Written by 1st Lt. Daniel Johnson
2nd Brigade Combat Team, 101st Airborne Division (AA) Public Affairs
Taji, Iraq – Soldiers from Task Force Strike, 2nd Brigade Combat Team, 101st Airborne Division (Air Assault) and pilots from Company B, 1st Battalion, 168th Aviation Brigade refined their sling load skills at Camp Taji, Iraq, July 15th.
As the U.S. Army’s only Air Assault division, the 101st is trained and equipped to conduct operations to rapidly move around the battlefield.Master Sgt. Jarrod Gozy, support operations noncommissioned officer in charge, 526th Brigade Support Battalion, Task Force Strike, coordinated the training at Taji airfield with participants from the 1st Battalion, 502nd Infantry Regiment and 1st Battalion, 26th Infantry Regiment.
“We have to be more than trained,” said Gozy. “We have to be proficient at sling load operations to be ready to support the fight at a moment’s notice. Exercising all aspects of our supply capabilities gives us flexibility and allows us the opportunity to maximize assets available.”
In order to validate aircraft crews for sling load operations, all personnel must learn and execute proper load preparation, inspection, and slinging techniques. Training is conducted during both the day and night so that pilots will be able to move loads in either condition.
“Although this training is acting as a refresher course for Task Force Strike Soldiers, the main effort is to ensure the pilots are proficient in sling loads,” said 1st Lt. Kelsey Brooker 526th Assistant S3. “In the event equipment needs to be moved, it is essential the pilots are confident in their ability.”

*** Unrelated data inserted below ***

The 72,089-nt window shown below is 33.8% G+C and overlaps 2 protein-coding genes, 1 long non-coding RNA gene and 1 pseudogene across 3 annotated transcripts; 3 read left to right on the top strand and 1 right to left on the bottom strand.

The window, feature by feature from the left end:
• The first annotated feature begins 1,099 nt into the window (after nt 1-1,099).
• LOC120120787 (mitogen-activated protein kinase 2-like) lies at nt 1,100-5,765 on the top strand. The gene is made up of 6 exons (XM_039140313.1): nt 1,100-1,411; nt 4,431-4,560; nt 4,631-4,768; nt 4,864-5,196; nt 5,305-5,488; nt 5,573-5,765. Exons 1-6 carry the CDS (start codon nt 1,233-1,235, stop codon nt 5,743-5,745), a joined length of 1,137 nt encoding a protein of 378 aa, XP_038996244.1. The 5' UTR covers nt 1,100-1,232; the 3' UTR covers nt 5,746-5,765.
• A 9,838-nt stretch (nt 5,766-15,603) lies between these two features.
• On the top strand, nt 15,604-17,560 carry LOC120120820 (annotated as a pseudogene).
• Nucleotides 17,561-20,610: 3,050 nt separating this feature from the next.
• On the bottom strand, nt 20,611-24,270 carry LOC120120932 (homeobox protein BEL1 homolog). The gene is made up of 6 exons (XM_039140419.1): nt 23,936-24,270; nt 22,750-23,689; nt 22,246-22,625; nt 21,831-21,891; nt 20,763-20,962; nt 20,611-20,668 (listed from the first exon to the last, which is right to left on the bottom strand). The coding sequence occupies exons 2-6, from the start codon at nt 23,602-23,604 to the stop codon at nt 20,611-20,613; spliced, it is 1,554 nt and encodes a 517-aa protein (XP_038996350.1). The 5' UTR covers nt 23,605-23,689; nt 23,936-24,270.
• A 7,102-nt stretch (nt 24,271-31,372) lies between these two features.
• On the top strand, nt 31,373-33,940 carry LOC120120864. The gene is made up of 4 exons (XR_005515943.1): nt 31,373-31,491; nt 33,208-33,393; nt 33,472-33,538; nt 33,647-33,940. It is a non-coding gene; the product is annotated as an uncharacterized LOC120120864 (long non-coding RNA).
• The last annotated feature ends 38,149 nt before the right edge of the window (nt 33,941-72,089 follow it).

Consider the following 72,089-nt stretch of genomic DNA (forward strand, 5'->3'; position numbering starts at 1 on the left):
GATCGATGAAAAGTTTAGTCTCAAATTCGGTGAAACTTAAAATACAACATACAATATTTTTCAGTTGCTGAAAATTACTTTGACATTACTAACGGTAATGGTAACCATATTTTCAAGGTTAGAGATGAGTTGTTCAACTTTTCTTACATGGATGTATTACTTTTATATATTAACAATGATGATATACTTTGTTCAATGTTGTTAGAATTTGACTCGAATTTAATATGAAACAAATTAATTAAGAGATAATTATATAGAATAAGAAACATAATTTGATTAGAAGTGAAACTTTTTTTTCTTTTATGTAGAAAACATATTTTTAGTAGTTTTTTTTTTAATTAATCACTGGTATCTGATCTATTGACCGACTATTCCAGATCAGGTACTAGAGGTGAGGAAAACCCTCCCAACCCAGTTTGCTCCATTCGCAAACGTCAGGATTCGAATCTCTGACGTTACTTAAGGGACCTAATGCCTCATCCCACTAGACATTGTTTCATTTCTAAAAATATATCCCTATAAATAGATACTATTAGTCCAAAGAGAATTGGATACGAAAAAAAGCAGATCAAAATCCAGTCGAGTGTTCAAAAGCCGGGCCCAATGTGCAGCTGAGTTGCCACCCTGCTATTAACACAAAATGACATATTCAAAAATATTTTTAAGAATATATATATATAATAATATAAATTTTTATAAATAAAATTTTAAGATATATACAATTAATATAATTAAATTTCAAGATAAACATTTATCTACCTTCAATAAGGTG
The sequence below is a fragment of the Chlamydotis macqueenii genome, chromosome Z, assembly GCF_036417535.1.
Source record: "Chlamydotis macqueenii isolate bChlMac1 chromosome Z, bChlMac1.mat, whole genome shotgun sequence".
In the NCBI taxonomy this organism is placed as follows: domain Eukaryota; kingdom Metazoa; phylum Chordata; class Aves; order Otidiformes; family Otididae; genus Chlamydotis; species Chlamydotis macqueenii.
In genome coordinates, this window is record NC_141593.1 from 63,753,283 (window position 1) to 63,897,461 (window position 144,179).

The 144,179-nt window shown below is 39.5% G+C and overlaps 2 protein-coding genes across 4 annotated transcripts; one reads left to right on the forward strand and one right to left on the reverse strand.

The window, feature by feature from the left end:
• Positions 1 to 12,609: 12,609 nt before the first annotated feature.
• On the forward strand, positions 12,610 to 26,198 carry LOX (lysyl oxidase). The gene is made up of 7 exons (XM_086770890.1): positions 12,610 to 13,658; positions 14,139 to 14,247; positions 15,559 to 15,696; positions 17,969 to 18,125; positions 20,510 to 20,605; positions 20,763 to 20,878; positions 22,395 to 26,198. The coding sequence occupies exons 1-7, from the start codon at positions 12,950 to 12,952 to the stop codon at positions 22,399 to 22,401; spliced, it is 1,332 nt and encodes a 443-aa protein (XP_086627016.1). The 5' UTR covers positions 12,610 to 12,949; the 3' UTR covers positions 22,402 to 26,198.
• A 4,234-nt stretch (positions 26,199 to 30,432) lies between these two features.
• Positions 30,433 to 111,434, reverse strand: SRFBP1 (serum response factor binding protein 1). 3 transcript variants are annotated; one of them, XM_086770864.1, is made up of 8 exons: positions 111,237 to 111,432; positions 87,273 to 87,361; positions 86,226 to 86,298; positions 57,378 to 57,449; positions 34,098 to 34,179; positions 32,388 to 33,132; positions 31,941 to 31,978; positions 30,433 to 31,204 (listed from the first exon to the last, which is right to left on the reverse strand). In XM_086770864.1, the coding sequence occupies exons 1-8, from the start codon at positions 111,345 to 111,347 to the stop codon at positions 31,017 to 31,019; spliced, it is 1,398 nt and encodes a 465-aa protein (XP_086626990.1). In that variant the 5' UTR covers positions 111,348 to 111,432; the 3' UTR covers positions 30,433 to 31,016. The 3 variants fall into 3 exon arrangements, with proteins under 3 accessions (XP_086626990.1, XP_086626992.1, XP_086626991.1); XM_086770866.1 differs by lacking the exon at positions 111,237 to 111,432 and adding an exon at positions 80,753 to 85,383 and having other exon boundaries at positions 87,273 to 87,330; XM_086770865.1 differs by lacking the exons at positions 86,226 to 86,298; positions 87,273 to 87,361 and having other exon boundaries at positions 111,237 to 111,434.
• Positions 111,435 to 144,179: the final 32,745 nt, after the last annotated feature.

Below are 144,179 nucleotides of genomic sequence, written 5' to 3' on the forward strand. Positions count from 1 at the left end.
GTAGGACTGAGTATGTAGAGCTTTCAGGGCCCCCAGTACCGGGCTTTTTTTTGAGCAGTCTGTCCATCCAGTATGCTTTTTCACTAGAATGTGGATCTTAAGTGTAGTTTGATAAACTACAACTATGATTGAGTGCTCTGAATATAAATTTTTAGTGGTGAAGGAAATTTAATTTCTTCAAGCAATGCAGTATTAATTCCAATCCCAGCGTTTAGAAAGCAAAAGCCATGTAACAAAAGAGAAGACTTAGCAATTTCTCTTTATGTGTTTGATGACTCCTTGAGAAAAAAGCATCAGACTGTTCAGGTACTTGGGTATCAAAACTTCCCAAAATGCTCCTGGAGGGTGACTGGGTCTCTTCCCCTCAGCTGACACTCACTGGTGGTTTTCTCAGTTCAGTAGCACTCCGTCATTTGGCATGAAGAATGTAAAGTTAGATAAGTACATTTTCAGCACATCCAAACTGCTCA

Training started with qualified personnel rigging the loads that were going to be used. The loads were rigged, weighed, and then inspected by the aircraft crews. Next, all hook team personnel conducted rehearsals to safely hook the load onto the helicopters and egress properly. Ground guides were given refresher classes in hand and arm signals as well as actions to take in case of an emergency.
Two loads were tested during day and night exercises: an M1151 Humvee and an 8,900-pound training load. The aviation assets were guided by the ground crews and were tested multiple times.
“Soldiers conducted sling load operations during day time first to gain confidence in the procedures.” said Gozy. “Afterwards, conducting the operations with night vision goggles allowed the Soldiers to show that they can conduct sling load operations anytime, anywhere. Conducting training at night gives the Soldiers more confidence in their training, as well as the pilots.”
This training will be ongoing so that 101st Soldiers and Army aviators can maintain their Air Assault proficiency.